• Link

    Pronunciation

    • IPA: /lɪŋk/
    • Rhymes: -ɪŋk

    Origin 1

    From Old English linke probably from Old Norse *hlenkr, from Proto-Germanic. Used in English since the 14th century.

    Full definition of link

    Noun

    link

    (plural links)
    1. A connection between places, people, events, things, or ideas.The mayor’s assistant serves as the link to the media.
      • CowperThe link of brotherhood, by which
        One common Maker bound me to the kind.
      • GascoigneAnd so by double links enchained themselves in lover's life.
    2. One element of a chain or other connected series.The third link of the silver chain needs to be resoldered.The weakest link.
    3. Abbreviation of hyperlinkThe link on the page points to the sports scores.
    4. (computing) The connection between buses or systems.A by-N-link is composed of N lanes.
    5. (mathematics) A space comprising one or more disjoint knots.
    6. (Sussex) a thin wild bank of land splitting two cultivated patches and often linking two hills.
      • 2008, Richard John King, A Handbook for Travellers in Kent and SussexThey used formerly to live in caves or huts dug into the side of a bank or "link," and lined with heath or straw.
    7. (figurative) an individual person or element in a system
      • 2010, James O. Young, My Sheep Know My Voice: anointed poetry, AuthorHouse, page 32:But know that God is the strongest link.
      • 2010, William Lidwell, Kritina Holden, Jill Butler, Universal Principles of Design, RockPort, page 262:The fuse is the weakest link in the system. As such, the fuse is also the most valuable link in the system.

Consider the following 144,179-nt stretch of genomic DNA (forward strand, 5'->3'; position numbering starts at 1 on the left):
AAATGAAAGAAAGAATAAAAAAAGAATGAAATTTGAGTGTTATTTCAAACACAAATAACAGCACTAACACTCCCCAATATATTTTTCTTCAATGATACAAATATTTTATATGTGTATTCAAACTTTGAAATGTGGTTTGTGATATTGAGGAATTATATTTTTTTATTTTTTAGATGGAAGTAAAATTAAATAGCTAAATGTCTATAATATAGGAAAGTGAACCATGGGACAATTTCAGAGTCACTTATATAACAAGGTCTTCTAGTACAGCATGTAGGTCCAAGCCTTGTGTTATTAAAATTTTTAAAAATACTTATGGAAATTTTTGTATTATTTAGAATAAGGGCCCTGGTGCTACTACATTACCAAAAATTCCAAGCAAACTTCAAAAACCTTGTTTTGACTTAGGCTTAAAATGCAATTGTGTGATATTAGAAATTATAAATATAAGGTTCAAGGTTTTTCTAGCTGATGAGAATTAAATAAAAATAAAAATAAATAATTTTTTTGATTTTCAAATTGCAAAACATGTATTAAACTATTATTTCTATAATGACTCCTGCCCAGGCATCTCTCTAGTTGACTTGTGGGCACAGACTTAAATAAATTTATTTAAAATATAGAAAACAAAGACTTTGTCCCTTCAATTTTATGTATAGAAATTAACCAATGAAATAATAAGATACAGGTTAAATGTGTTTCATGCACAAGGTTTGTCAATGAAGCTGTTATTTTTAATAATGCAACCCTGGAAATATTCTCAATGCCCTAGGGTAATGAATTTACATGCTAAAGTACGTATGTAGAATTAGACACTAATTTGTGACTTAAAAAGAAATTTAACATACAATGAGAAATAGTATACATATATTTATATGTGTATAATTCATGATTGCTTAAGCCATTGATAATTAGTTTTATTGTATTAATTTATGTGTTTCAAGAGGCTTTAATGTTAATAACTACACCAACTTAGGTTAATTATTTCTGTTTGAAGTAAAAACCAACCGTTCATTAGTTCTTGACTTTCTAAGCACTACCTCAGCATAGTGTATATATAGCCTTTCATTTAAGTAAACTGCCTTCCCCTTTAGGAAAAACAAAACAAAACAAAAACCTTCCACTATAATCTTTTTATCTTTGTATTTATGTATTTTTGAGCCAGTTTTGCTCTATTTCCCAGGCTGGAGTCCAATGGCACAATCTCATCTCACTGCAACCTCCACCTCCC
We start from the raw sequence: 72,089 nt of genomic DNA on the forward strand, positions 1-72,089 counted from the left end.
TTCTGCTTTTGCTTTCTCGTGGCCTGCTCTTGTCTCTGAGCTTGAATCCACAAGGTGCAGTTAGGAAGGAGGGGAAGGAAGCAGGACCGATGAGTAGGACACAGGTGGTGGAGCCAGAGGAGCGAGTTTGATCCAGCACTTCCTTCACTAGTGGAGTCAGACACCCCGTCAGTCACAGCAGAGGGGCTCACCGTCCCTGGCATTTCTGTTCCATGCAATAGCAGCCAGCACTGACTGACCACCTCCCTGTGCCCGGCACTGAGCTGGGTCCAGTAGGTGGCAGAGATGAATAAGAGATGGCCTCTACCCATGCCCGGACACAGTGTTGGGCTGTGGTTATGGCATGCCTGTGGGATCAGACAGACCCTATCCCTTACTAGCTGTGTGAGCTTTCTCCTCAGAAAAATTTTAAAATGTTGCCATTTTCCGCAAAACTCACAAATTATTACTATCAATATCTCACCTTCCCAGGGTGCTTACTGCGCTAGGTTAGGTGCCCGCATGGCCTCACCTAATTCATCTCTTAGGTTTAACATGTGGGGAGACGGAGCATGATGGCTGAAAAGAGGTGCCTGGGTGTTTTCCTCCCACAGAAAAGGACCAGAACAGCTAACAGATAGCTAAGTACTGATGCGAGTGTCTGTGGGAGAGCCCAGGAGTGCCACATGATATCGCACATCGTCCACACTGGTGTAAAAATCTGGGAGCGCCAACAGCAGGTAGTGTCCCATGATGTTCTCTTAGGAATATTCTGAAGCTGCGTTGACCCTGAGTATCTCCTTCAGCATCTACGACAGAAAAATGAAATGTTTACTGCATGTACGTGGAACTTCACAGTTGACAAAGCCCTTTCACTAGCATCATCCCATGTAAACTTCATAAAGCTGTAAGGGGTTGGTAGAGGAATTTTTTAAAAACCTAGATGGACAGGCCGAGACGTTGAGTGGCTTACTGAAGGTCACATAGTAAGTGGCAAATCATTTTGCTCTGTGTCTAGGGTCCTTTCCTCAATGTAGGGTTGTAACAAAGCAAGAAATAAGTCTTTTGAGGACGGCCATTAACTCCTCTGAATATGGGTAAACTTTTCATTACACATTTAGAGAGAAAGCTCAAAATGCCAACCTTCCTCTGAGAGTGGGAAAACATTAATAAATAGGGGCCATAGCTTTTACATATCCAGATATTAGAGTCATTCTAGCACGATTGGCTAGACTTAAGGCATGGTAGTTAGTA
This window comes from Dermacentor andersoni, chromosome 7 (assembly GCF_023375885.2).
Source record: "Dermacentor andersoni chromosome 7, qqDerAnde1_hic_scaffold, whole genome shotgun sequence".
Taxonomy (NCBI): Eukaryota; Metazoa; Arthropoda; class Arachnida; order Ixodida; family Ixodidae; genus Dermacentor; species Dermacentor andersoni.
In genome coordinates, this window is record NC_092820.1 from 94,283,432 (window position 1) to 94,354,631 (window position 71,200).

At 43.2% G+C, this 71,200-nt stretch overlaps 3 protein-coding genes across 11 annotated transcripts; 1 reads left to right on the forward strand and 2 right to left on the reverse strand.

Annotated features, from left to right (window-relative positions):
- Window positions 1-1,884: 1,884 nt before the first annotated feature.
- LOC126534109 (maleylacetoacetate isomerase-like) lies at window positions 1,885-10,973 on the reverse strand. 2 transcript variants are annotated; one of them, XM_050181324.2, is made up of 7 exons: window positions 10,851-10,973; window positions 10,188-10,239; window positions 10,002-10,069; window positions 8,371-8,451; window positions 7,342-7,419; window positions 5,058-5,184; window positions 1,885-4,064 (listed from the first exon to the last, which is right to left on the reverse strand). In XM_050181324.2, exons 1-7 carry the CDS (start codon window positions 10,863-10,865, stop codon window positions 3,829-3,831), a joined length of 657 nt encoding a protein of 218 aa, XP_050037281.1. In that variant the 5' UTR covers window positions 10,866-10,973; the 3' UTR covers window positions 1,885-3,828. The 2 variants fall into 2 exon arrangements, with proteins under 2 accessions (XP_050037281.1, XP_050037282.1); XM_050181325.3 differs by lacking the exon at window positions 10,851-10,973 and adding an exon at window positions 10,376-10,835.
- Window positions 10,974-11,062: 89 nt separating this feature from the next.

• 2010, Stephen Fairweather, The Missing Book of Genesis, AuthorHouse, page 219:.... This is so that nobody can change the way every link must talk about the formula that I taught to make a real Chain of Universal Love and not a Chain of Love of a group or sect.
    8. Anything doubled and closed like a link of a chain.a link of horsehair
    9. (kinematics) Any one of the several elementary pieces of a mechanism, such as the fixed frame, or a rod, wheel, mass of confined liquid, etc., by which relative motion of other parts is produced and constrained.
    10. (engineering) Any intermediate rod or piece for transmitting force or motion, especially a short connecting rod with a bearing at each end; specifically (in steam engines) the slotted bar, or connecting piece, to the opposite ends of which the eccentric rods are jointed, and by means of which the movement of the valve is varied, in a link motion.
    11. (surveying) The length of one joint of Gunter's chain, being the hundredth part of it, or 7.92 inches, the chain being 66 feet in length.
    12. (chemistry) A bond of affinity, or a unit of valence between atoms; applied to a unit of chemical force or attraction.

    Holonyms

    Derived terms

    Verb

    1. (transitive) To connect two or more things.
      • EustaceAll the tribes and nations that composed it Roman Empire were linked together, not only by the same laws and the same government, but by all the facilities of commodious intercourse, and of frequent communication.
    2. (intransitive, of a Web page) To contain a hyperlink to another page.My homepage links to my wife's.
    3. (transitive, Internet) To supply (somebody) with a hyperlink; to direct by means of a link.Haven't you seen his Web site? I'll link you to it.
    4. (transitive, Internet) To post a hyperlink to.Stop linking those unfunny comics all the time!
    5. (transitive) To demonstrate a correlation between two things.

    Derived terms

    Origin 2

    Plausibly a modification of Medieval Latin linchinus ("candle"), an alteration of Latin lynchinus, itself from Ancient Greek λύχνος (lukhnos, "lamp").

    Noun

    link

    (plural links)
    1. (obsolete) A torch, used to light dark streets.
      • 1883, Robert Louis Stevenson, Treasure Island"Give me a loan of the link, Dick."

    Derived terms

    Origin 3

    Origin unknown.

    Verb

    1. (Scotland) To skip or trip along smartly.

    Anagrams

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